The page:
15-30 Moderate Sleep Apnea
>30 Severe Sleep Apnea

The Apnea-Hypopnea Index (AHI) is used as a measure of the severity of the condition known as sleep apnea. The AHI is the sum of the number of apneas (pauses in breathing) plus the number of hypopneas (periods of shallow breathing) that occur, on average, each hour. To count in the index apneas and hypopneas, collectively called events, must have a duration of at least 10 seconds.

The AHI, as with the separate Apnea Index and Hypopnea Index, is calculated by dividing the number of events by the number of hours of sleep.
OpalRose
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INFORMATION ON APNEA BOARD FORUMS OR ON APNEABOARD.COM SHOULD NOT BE CONSIDERED AS MEDICAL ADVICE. ALWAYS SEEK THE ADVICE OF A PHYSICIAN BEFORE SEEKING TREATMENT FOR MEDICAL CONDITIONS, INCLUDING SLEEP APNEA. INFORMATION POSTED ON THE APNEA BOARD WEB SITE AND FORUMS ARE PERSONAL OPINION ONLY AND NOT NECESSARILY A STATEMENT OF FACT.




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#7
Quick note of thanks for the wiki - a google search led me there, along with forum threads that helped me learn about my symptoms. In an environment where health care providers toss you the life preserver without instructions on how to use it, this information is invaluable.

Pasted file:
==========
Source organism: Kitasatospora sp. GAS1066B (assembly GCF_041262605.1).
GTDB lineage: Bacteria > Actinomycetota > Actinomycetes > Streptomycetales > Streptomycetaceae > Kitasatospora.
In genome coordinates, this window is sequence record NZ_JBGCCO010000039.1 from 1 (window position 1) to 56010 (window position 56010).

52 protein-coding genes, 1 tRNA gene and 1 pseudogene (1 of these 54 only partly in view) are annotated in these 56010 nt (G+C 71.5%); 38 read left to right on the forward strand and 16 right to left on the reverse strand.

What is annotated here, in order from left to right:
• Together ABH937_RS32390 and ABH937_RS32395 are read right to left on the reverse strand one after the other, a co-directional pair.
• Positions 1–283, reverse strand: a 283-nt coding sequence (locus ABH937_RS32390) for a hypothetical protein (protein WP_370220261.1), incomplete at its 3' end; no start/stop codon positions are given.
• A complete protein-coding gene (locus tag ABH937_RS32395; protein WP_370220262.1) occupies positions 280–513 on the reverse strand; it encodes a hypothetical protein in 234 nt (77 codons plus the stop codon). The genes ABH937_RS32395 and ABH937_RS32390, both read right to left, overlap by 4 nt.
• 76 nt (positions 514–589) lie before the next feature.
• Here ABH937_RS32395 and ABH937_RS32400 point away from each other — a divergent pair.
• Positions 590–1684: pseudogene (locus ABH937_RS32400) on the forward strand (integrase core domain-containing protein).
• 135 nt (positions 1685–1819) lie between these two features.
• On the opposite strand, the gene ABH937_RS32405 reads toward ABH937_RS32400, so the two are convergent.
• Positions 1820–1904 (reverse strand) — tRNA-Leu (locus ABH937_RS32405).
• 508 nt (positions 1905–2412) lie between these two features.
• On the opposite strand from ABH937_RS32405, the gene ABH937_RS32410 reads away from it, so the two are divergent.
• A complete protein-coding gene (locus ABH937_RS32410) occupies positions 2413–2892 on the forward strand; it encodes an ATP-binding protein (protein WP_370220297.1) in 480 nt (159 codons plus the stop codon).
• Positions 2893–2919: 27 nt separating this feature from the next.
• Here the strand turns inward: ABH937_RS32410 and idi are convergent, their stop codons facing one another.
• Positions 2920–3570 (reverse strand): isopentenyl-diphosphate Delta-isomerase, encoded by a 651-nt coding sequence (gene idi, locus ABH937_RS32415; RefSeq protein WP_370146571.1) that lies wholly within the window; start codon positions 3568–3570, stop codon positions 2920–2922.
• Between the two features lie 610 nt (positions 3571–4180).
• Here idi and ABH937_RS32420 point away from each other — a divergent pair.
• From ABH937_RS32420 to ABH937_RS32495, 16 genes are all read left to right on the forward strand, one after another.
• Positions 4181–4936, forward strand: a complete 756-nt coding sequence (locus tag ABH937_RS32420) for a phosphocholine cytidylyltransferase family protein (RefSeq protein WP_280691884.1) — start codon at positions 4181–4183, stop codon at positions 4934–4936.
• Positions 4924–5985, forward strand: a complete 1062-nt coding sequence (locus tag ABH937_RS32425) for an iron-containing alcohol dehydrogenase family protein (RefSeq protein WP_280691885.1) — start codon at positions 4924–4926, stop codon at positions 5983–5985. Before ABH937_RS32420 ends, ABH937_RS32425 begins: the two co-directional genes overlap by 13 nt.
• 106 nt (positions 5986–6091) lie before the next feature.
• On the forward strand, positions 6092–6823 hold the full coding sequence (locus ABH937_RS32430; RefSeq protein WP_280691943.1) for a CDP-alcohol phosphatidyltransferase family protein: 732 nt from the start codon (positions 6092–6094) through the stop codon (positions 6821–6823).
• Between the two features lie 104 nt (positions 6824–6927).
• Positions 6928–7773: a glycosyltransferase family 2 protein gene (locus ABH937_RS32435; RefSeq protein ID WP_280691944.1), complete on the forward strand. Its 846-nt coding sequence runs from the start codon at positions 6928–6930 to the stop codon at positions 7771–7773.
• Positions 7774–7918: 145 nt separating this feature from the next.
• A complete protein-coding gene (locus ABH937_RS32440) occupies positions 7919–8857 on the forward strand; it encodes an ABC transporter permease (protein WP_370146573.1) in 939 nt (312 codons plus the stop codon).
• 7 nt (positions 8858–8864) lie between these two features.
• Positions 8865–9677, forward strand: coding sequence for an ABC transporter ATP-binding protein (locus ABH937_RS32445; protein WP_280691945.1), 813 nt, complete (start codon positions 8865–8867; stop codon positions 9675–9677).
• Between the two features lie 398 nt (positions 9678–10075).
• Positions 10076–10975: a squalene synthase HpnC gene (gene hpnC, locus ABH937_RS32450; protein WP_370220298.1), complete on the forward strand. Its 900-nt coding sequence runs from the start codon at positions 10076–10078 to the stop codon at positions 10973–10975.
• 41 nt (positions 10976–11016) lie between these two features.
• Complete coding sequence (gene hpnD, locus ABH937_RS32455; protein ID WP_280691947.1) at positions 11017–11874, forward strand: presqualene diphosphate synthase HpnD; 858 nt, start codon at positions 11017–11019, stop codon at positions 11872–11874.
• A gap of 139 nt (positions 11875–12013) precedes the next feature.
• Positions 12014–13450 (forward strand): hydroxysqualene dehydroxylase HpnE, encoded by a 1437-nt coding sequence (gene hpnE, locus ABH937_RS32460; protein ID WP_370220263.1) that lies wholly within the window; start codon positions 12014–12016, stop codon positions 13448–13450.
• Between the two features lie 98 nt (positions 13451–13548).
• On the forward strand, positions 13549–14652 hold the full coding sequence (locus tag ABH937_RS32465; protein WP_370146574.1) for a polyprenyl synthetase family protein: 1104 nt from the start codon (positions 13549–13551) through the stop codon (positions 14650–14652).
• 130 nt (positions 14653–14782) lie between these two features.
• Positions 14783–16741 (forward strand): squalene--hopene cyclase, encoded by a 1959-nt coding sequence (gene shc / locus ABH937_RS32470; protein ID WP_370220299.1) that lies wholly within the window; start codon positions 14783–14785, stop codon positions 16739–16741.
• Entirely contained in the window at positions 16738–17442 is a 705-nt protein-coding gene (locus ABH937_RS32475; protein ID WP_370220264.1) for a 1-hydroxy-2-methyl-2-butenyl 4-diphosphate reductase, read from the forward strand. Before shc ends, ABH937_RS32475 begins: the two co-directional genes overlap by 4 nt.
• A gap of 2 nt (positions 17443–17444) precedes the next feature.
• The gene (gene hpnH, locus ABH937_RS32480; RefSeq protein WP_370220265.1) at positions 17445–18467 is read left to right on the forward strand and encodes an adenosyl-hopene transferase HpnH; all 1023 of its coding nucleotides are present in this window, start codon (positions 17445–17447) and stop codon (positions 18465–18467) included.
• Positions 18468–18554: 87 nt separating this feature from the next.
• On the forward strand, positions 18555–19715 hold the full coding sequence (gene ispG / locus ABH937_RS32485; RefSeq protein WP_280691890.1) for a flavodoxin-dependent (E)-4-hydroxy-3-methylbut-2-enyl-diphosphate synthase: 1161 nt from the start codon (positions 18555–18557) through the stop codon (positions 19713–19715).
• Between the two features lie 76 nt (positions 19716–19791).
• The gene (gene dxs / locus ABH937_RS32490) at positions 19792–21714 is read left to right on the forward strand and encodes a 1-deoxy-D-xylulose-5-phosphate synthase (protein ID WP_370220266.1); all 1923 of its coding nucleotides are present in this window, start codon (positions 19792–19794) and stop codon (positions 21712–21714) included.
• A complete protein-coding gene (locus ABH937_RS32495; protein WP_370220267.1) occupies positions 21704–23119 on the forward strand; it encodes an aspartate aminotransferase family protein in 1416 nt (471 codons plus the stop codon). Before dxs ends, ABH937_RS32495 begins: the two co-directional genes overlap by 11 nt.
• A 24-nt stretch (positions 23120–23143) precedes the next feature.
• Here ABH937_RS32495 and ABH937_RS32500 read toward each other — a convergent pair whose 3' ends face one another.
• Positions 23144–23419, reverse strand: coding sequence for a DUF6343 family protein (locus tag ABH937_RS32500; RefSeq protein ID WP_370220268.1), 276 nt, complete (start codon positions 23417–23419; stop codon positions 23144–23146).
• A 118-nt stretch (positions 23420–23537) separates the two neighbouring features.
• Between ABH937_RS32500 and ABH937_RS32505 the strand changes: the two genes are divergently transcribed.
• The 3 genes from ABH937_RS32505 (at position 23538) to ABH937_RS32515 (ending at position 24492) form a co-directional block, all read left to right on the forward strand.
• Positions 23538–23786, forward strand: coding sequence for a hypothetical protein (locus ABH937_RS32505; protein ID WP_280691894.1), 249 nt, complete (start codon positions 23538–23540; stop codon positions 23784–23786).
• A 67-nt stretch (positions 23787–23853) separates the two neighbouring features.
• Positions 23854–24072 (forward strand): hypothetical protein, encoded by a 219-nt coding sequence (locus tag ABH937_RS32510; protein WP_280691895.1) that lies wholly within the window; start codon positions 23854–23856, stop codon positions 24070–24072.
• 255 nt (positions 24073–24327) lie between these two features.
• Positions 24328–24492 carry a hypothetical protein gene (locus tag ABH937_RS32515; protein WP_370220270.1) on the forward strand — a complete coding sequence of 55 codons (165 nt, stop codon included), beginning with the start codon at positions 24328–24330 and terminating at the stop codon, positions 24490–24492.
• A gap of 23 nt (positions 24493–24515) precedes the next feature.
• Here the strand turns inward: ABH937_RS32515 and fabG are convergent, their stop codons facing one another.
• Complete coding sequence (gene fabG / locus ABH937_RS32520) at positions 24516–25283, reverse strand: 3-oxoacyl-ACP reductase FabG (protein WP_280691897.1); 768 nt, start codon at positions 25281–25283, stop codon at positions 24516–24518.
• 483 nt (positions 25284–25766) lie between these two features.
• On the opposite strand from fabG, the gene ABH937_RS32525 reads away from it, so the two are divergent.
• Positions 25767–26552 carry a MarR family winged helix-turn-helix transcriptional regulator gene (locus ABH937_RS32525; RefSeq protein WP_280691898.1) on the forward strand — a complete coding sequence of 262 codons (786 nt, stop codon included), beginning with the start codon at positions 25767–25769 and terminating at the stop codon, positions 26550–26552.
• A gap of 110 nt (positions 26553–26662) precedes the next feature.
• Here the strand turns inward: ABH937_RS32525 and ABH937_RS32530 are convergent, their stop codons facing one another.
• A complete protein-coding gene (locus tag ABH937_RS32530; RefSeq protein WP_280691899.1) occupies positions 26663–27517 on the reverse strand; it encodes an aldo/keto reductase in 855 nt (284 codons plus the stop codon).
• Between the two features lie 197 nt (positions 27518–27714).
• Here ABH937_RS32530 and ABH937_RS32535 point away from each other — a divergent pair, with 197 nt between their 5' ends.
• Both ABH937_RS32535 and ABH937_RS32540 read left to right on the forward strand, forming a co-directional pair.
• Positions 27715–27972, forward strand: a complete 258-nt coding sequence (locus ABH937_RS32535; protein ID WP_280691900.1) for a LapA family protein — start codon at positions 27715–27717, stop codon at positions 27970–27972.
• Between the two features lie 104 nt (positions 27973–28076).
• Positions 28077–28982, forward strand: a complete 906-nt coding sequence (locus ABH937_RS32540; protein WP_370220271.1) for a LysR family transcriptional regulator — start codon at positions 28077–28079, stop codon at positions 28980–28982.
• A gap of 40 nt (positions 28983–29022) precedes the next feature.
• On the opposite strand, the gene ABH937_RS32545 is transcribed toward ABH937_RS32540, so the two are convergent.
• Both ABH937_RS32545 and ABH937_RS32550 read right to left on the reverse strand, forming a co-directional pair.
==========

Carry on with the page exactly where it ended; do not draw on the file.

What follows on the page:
I'm still a novice on grasping the terms, their significance, and their interrelationships, but via the resources here I've learned more in the past two weeks than I did the prior nine months. Thanks again!
-Jerry
In search of a good night's sleep
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#8
OpalRose : the issue is convincing the family member that I need therapy unfortunately. But that is another story.
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#9
(12-07-2017, 03:48 PM)Keljian Wrote: OpalRose : the issue is convincing the family member that I need therapy unfortunately. But that is another story.

Ah, well I got that backwards from reading your post.  

Most folk who haven’t been exposed to anyone with a sleep disorder will have a hard time understanding.
I went many years not knowing what Sleep Apnea was, as I never heard anyone discuss it. Dont-know

Try having your family member watch this video. “Understanding Sleep Disordered Breathing.”
Click on Wiki at top of page and scroll to bottom for video.

Good Luck!
OpalRose
Apnea Board Moderator
www.ApneaBoard.com

How to Organize and Post ScreenShots

http://sleep.tnet.com/resources/sleepyhead/shorganize
https://sleep.tnet.com/reference/tips/imgur

INFORMATION ON APNEA BOARD FORUMS OR ON APNEABOARD.COM SHOULD NOT BE CONSIDERED AS MEDICAL ADVICE. ALWAYS SEEK THE ADVICE OF A PHYSICIAN BEFORE SEEKING TREATMENT FOR MEDICAL CONDITIONS, INCLUDING SLEEP APNEA. INFORMATION POSTED ON THE APNEA BOARD WEB SITE AND FORUMS ARE PERSONAL OPINION ONLY AND NOT NECESSARILY A STATEMENT OF FACT.